Team SoloMid really turned it up this game. They ended Flyquest’s hope in the draft phase. Baiting out a counter pick and then actually getting one for Søren “Bjergsen” Bjerg was genius by their coach. This strategy appeared to not really affect the game until it was well underway. Bjergsen was able to make his way into the backline of Flyquest before they could kill him.

Team SoloMid was able to get force team fights on their terms which made the game almost impossible to fight back into for Flyquest. About 33 minutes into the game, for instance, TSM had both the middle inhibitor and the bottom inhibitor cracked open. They quickly began sieging the one in top lane. As the turret falls, they engage and push Flyquest back into their own fountain for the win they made look easy.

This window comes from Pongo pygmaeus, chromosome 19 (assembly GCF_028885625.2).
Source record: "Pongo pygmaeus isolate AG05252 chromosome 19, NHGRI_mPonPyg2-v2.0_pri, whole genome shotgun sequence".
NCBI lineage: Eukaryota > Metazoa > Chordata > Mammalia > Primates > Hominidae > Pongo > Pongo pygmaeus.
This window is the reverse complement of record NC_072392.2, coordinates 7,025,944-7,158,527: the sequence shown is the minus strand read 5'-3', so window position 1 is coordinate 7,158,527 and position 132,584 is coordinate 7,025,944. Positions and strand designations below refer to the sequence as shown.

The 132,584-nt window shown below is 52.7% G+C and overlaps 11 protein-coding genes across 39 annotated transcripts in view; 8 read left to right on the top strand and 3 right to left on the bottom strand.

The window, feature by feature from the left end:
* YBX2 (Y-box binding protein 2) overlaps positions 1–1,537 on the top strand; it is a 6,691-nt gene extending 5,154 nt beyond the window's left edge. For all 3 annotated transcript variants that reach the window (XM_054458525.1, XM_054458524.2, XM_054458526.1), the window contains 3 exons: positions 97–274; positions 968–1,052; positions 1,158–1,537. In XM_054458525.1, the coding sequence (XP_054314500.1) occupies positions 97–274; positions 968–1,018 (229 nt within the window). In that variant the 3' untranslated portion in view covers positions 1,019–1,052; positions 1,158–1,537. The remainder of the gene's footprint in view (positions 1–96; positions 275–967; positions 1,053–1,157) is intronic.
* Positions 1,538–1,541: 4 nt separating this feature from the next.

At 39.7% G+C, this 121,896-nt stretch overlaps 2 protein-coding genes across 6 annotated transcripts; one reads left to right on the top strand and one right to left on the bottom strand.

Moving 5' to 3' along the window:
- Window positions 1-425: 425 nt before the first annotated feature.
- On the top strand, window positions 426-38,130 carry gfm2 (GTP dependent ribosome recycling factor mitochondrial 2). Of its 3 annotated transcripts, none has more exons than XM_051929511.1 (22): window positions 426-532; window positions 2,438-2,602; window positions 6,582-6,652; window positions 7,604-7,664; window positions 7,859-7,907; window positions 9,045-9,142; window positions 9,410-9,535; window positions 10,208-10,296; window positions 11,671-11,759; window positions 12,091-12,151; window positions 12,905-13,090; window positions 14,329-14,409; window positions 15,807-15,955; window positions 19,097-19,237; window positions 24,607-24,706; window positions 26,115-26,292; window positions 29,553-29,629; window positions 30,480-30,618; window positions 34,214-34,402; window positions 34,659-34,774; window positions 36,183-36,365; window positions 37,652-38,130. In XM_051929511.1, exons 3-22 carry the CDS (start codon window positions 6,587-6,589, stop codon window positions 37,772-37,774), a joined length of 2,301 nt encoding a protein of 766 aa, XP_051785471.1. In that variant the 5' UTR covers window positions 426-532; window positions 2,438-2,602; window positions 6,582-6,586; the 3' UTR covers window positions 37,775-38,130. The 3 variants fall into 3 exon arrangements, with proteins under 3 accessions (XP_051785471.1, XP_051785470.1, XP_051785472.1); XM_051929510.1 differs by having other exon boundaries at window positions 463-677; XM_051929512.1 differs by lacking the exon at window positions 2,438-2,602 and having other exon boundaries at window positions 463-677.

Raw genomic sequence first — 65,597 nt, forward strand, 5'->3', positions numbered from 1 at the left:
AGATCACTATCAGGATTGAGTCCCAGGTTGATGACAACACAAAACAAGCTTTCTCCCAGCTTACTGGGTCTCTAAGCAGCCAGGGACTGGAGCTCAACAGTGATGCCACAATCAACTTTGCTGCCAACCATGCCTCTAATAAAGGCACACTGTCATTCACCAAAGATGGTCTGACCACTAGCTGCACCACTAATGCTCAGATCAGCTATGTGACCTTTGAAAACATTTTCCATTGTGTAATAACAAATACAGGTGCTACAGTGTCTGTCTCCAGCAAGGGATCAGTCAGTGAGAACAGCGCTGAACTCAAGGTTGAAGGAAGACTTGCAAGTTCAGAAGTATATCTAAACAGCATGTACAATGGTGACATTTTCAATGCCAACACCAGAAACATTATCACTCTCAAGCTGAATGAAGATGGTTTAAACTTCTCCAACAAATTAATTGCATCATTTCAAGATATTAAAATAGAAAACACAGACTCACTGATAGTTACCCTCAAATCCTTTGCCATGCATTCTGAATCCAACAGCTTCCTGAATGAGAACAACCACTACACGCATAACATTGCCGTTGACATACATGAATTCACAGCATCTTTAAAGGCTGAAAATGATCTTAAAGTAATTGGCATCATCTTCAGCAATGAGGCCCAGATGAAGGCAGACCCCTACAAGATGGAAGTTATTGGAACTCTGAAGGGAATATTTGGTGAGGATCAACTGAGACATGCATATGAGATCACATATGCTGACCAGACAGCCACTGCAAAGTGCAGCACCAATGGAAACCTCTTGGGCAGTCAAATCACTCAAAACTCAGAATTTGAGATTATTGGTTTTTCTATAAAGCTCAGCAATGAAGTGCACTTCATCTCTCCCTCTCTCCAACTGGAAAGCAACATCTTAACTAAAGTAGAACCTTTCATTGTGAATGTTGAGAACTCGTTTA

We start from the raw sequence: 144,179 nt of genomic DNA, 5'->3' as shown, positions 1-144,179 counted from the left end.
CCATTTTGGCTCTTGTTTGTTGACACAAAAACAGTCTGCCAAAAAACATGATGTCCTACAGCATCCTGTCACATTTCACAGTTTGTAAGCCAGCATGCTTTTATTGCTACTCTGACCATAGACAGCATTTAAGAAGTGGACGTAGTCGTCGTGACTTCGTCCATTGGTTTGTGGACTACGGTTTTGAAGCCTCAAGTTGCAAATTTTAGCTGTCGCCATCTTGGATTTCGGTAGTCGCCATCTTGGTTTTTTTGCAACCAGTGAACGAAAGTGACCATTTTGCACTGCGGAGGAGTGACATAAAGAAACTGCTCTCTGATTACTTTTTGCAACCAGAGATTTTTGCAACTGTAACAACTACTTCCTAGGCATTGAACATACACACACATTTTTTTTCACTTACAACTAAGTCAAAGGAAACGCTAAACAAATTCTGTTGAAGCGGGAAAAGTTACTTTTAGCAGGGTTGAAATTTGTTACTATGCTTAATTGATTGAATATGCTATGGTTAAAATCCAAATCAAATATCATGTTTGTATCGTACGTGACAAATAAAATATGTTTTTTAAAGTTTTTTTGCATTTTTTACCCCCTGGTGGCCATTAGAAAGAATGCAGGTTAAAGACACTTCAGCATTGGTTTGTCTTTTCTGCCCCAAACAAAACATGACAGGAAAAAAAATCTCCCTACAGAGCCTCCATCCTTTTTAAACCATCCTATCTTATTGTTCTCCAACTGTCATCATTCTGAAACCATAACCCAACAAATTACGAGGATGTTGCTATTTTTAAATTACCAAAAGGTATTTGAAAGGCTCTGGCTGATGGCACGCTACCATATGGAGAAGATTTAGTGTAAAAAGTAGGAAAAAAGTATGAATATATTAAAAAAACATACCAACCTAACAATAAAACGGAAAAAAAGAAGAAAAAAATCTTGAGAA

Tiebreaker Four: 100 Thieves vs Echo Fox

This game brought out exactly what was needed by each team. 100 Thieves brought out a more aggressive, more pick oriented team. They paired the aggression with the objective securing ability of Cho’Gath. The team 100 Thieves drafted, however, was a composition that does well by splitting the map. In contrast to 100 Thieves’ composition, Echo Fox drafted a composition like many of the ones they had been drafting later in the split.

Echo Fox also was able to get the new pick in the Akali for Tanner “Damonte” Damonte. This pick was largely shut down, however, by Ryu’s ability to keep his laner in check. It wasn’t till much later in the game that Damonte’s Akali was able to get more kills. One could attribute the lack of Damonte’s pressure and presence to his almost insistence on split-pushing. He should have been with the team more often. This would have allowed his top laner to split more consistently and the fights they got into may have looked better.